The virus is most dangerous for the elderly and those with underlying medical conditions. A January 2019 count estimated 5,570 homeless people were living in the county, mostly sleeping outdoors and mostly in the city of Sacramento. About 20 percent of those sleeping outdoors were over age 55. Of those over age 55, 66 percent reported a mental or physical impairment.
Coronavirus prevention for homeless
Stull-Lane’s team have only so far met one woman with symptoms that could be the virus - a woman who was over the age of 60 with a cough - but she’s worried there will be more.
“We’re worried that if a case does pop up here where people are closer together, it could be pretty severe,” Stull-Lane said. “What’s really important right now is prevention and education.”
To help with prevention, Stull-Lane and the other students have been handing out masks and hand sanitizer.
They’ve also been clearing up misconceptions about the virus. Stull-Lane recently met a woman who thought the virus could be spread the same way as HIV, she said, while Lowry has met homeless people who thought they could contract it from the soil. They explained how the virus is contracted from respiratory droplets and emphasized the importance of washing hands and social distancing.
Ruth L. Kirschstein National Research Service Award (NRSA) F30 Predoctoral Fellowship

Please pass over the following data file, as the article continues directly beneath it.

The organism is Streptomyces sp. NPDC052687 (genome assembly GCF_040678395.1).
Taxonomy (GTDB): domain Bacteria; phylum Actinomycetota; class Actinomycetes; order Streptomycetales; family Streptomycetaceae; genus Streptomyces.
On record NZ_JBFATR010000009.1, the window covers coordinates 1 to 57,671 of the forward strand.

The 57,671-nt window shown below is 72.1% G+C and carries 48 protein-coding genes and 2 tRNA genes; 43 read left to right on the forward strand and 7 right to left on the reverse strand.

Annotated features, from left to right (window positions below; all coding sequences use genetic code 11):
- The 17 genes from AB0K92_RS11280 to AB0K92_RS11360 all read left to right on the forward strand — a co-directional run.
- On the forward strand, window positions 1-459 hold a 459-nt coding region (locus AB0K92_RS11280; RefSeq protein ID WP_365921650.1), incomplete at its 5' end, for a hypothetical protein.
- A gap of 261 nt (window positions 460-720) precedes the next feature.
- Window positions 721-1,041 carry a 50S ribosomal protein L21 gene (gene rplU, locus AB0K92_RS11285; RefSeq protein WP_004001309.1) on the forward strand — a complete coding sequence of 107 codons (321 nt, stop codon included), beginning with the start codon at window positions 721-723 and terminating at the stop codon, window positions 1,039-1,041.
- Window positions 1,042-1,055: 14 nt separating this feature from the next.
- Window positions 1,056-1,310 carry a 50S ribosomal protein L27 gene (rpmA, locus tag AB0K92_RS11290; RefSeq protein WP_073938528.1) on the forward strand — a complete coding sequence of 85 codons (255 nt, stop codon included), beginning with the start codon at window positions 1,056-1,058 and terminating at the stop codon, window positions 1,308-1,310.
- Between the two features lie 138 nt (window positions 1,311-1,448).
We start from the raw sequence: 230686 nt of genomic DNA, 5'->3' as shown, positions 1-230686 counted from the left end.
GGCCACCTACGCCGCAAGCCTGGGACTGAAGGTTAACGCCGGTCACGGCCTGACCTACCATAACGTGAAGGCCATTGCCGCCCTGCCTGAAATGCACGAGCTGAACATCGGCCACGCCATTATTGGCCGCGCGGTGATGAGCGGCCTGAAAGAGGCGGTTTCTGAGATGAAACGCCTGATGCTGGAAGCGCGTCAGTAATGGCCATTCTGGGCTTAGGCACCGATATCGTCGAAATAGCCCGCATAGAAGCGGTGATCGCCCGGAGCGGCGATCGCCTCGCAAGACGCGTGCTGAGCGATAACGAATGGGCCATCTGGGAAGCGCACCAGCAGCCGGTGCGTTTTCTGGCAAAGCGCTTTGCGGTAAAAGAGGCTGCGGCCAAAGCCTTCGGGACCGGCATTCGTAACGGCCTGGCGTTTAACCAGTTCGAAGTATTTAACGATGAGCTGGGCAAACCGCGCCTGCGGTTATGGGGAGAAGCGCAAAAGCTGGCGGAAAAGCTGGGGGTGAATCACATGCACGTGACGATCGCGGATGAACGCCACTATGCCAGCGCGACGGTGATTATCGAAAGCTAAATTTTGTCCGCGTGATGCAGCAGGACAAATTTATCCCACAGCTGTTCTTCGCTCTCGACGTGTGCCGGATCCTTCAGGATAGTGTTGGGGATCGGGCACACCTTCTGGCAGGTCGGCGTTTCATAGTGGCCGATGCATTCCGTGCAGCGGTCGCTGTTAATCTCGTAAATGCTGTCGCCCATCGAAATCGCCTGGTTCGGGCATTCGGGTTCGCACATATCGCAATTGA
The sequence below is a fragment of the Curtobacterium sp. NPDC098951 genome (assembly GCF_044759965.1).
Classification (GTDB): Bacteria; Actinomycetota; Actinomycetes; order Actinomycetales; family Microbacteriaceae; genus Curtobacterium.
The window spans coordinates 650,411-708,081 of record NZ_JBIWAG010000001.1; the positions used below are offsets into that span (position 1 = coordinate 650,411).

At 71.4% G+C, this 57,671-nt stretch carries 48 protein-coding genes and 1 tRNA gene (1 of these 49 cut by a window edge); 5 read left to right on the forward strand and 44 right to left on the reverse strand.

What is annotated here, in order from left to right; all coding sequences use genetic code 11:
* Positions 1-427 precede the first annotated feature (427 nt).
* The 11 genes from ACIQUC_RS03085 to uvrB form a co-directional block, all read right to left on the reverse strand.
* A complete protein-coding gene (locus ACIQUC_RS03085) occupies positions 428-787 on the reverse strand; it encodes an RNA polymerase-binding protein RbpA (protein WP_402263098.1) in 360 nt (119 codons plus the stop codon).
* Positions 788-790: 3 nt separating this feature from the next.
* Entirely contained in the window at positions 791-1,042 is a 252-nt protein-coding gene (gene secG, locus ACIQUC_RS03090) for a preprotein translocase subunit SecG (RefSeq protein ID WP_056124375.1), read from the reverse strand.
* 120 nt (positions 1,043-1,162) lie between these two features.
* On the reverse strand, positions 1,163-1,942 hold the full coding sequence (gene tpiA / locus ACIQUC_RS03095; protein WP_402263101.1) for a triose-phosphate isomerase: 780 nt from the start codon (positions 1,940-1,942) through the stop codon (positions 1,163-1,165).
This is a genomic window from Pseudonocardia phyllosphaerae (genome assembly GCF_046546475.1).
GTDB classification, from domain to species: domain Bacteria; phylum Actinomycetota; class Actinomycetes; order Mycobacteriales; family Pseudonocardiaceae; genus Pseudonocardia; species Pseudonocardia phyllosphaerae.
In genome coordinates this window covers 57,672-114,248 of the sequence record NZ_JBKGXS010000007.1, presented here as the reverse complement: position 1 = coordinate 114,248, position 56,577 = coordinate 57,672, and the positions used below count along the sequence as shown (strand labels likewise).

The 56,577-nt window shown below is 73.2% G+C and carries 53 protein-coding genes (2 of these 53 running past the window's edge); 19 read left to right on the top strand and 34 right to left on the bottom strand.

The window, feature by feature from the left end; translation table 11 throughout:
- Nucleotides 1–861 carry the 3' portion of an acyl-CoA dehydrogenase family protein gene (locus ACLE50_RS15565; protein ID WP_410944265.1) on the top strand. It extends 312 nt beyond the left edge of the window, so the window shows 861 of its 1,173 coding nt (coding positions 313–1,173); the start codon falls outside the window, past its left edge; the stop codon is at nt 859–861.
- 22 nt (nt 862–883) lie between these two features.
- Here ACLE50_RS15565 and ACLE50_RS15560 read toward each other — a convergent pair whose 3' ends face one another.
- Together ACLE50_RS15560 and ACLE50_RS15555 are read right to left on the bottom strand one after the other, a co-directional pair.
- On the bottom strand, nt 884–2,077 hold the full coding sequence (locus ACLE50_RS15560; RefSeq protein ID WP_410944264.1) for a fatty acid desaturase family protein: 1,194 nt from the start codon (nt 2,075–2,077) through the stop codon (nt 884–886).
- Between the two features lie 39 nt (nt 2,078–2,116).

The Medical Microbiology and Immunology Department at UC Davis would like to congratulate student, Katti Horng, on receiving the Ruth L. Kirschstein National Research Services Award (NRSA) F30 Predoctoral Fellowship. She is the second student at UC Davis and the first student at the School of Veterinary Medicine to have been awarded this prestigious award. The purpose of the Kirschstein-NRSA, dual-doctoral degree, predoctoral fellowship (F30) is to enhance the integrated research and clinical training of promising predoctoral students, who are matriculated in a combined M.D./Ph.D. or other dual-doctoral degree training program (e.g. D.O./Ph.D., D.D.S./Ph.D., Au.D./Ph.D., D.V.M./Ph.D.), and who intend careers as physician/clinician-scientists. The NIH support will fund 3 years of her D.V.M./Ph.D. training at UC Davis. Katti is a graduate student in the Graduate Group of Integrative Pathobiology, where she plays an active role in representing the graduate student body at UC Davis. As a budding clinician scientist, her Ph.D. work in the laboratory of Dr. Satya Dandekar is focused on understanding how the gastrointestinal tract is targeted during HIV infection and developing novel strategies to repair gut damage alongside anti-retroviral therapies. She has given presentations at national (Merial-NIH, dual-degree colloquiums) as well as international meetings (FASEB, Keystone). When Katti is not engaged in science, she can be found outdoors with her fiance and 2 furry children exploring the 58 national parks in America.